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tgal
06-02-2011, 12:51 AM
I am on my 3rd day of an Atkins type diet because there is research showing that it can help with seizures. It appears to work best in children and since mine are not happening because of electrical impulses but because of blood flow being interrupted due to inflammation, we are not sure if it will work in my case. My doctor did say it was worth a try and I wouldn't have done it without discussing it with him first. I guess my question is: Has anyone else tried the modified Atkins for seizures and did it work? A wonderful side effect will be weight loss but I would love to know someone that did it and had positive results.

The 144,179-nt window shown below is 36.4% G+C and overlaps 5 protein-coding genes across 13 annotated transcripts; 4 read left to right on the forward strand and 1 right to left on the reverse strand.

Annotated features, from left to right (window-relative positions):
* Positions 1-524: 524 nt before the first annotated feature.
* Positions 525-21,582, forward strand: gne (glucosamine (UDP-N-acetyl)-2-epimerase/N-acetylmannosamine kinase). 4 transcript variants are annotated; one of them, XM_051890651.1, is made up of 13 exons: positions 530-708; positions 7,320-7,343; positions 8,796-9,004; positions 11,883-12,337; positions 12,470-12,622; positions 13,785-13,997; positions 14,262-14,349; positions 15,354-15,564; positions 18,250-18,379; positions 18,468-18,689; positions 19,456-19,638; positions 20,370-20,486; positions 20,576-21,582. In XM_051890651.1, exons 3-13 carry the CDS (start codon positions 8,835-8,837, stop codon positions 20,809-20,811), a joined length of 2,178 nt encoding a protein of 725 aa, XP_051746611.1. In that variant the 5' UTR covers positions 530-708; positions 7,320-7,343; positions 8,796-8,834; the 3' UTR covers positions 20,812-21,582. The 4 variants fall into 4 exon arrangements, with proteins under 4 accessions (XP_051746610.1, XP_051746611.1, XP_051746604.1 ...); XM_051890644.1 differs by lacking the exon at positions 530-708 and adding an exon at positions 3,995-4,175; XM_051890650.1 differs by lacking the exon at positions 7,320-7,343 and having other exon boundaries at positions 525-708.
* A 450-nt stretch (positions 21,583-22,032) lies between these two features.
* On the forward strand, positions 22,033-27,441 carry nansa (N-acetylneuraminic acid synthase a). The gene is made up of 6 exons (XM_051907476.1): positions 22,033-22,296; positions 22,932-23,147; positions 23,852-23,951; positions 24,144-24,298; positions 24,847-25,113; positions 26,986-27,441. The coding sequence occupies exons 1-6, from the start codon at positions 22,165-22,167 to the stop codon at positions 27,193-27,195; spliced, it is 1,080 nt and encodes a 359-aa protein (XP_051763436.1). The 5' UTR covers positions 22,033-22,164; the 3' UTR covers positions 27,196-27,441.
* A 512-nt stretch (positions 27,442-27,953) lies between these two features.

Any input would be appreciated

Peridot20_Gem
06-02-2011, 01:02 AM
Mari,

As you know i have seizure's but never had to do an Atkins diet but i wish you all the best with it and concerning your seizure's. xxxx

tgal
06-02-2011, 01:06 AM
Mari,

As you know i have seizure's but never had to do an Atkins diet but i wish you all the best with it and concerning your seizure's. xxxx

I will let you know how it goes. It is not the exact Atkins, it is a modified Atkins. I guess we will seen!

Peridot20_Gem
06-02-2011, 01:10 AM
Information on the Atkins diet with adults

Modified Atkins Diet Can Cut Epileptic Seizures in Adults

High-fat, low-carb diet may be an option when other treatments fail
A modified version of a popular high-protein, low-carbohydrate diet can significantly cut the number of seizures in adults with epilepsy, a study led by Johns Hopkins researchers suggests. The Atkins-like diet, which has shown promise for seizure control in children, may offer a new lifeline for patients when drugs and other treatments fail or cause complications.